A friend asked this insightful question:
You mentioned recently on a podcast that the word all does not always mean all in the New Testament.
That seems to fit your texts ok, but does that not dilute the value of some of the assurance statements where it says He forgives “all sin,” etc.? How would you know when the word all is absolute and when it is a generalization?
I can’t recall which verses I mentioned in the podcast. But here are some examples:
“When Herod the king heard this, he was troubled, and all Jerusalem with him” (Matt 2:3). Most of the adults in Jerusalem were troubled.
“Then Jerusalem, all Judea, and all the region around the Jordan went out to him” (Matt 3:5). Many people from Jerusalem, Judea, and the Jordan area went out to John the Baptist.
“Then His fame went throughout all Syria; and they brought to Him all sick people who were afflicted with various diseases and torments, and those who were demon-possessed, epileptics, and paralytics; and He healed them” (Matt 4:24). They brought a lot of sick people for Jesus to heal.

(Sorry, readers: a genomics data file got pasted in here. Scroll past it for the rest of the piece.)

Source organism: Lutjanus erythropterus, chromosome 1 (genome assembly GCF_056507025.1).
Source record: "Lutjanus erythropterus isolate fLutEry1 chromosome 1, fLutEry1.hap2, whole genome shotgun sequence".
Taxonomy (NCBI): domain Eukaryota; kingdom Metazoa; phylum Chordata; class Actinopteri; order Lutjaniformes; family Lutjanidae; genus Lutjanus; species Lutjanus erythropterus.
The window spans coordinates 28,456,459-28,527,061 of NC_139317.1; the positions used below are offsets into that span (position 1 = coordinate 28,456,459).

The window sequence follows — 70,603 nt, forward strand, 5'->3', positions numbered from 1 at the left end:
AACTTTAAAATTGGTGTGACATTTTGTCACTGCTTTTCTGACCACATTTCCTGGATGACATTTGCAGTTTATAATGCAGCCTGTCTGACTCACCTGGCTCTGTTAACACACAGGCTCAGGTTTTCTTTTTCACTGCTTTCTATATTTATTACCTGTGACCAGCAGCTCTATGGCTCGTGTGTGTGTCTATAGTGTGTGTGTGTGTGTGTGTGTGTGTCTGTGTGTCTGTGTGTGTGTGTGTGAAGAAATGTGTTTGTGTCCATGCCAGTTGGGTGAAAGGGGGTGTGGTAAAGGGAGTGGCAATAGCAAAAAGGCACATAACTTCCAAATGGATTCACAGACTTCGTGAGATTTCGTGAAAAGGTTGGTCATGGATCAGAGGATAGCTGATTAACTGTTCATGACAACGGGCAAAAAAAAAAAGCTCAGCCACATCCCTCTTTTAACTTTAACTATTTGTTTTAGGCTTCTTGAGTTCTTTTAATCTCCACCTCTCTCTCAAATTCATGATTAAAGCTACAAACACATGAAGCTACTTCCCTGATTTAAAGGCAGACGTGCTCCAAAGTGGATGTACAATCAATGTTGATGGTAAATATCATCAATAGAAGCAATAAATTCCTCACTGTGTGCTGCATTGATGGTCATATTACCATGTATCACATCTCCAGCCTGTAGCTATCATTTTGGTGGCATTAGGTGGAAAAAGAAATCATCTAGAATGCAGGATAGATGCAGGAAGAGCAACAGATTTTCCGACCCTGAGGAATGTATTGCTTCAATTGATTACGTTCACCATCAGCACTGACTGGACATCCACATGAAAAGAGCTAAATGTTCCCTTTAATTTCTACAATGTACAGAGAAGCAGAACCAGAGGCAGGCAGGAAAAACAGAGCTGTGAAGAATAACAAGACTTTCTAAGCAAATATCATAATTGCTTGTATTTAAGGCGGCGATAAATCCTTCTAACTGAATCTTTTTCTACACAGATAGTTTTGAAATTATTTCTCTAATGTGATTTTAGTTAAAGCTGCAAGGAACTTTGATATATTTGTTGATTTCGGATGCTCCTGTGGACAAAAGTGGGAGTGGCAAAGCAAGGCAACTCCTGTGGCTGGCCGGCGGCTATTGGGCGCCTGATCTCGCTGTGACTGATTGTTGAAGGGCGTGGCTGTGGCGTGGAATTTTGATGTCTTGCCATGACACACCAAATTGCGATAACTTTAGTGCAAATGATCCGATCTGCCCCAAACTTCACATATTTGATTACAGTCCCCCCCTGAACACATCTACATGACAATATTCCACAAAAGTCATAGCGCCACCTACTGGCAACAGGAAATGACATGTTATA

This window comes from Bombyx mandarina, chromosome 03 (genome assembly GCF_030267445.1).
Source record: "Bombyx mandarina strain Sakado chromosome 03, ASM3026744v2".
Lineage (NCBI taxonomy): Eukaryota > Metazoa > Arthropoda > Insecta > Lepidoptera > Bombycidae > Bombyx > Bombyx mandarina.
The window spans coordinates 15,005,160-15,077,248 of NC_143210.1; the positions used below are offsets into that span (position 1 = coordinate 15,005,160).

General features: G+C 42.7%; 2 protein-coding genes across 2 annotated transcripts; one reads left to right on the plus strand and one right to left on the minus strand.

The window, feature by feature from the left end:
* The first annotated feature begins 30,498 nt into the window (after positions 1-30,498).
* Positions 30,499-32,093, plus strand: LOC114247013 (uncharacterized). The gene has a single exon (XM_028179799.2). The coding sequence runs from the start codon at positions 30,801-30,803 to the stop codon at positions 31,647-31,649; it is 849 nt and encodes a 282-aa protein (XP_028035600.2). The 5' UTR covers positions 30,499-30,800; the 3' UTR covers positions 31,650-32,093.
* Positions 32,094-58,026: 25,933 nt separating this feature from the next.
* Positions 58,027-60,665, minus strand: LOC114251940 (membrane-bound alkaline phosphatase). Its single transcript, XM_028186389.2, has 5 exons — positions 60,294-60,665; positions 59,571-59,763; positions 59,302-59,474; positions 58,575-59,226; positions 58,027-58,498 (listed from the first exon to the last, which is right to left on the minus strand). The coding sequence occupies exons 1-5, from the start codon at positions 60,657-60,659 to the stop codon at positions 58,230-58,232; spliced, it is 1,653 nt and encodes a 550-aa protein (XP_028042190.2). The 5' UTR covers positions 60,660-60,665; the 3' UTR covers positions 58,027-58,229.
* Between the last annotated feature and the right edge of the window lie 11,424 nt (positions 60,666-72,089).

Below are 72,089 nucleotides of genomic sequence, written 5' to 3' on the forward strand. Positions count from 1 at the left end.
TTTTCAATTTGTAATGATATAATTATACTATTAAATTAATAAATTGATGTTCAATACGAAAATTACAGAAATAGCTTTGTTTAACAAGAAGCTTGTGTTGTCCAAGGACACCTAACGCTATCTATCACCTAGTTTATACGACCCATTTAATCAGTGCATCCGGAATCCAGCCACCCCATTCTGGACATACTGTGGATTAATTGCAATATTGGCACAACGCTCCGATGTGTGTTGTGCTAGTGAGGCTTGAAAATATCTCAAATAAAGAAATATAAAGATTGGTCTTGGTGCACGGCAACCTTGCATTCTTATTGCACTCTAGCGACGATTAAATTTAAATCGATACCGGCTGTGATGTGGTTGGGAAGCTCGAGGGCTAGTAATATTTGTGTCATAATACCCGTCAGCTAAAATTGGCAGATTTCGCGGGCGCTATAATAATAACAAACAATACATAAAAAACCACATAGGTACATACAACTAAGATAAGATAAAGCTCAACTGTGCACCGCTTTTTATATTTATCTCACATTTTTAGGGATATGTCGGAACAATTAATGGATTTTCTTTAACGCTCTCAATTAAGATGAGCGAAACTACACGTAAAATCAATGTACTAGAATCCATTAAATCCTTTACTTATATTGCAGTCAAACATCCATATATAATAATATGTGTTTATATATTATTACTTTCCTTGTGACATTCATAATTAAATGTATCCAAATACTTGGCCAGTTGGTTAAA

Now let’s compare those verses with texts where I’d say that all clearly means all:
“I will pay you all [all I owe]” (Matt 18:26, 29).
“All these things I have kept from my youth” (Matt 19:20).
“All of you will be made to stumble because of Me this night” (Matt 26:31).
“All have sinned and fall short of the glory of God” (Rom 3:23).
“…having forgiven you all trespasses” (Col 2:13).
“Therefore lay aside all filthiness and overflow of wickedness…” (Jas 1:21).
“…be holy in all your conduct” (1 Pet 1:15).
By looking at the contexts in which the word all appears, we can discern when it refers to 100% and when it refers to a large number (many, most, etc.). In the former verses, clearly not all are intended. But in these latter verses, clearly all are intended.
In real estate there are said to be three keys: location, location, location.
The same is true in hermeneutics. The three keys in understanding God’s Word are location, location, location, or context, context, context. The context tells us what is intended.
Here is a rule of thumb for understanding the word all in the New Testament: Assume that all means 100% unless there is something in the context which suggests that 100% is not meant. When in doubt, ask your pastor, ask a mature Christian friend, consult a commentary, or meditate on it.
My point is that it is important that we realize that the word all in the New Testament does not always mean all. Of course, we use all the same way in English all the time. All anyone can do is complain. All politicians are liars. All anyone wants are freebies. All are against the President. All hate spinach. All white men are privileged elitists. All rich people are arrogant. All libertarians are pacifists. And so on. We often use the word to mean many or most. The listener can tell based on the context what the speaker means. The same applies to the New Testament uses of the word all.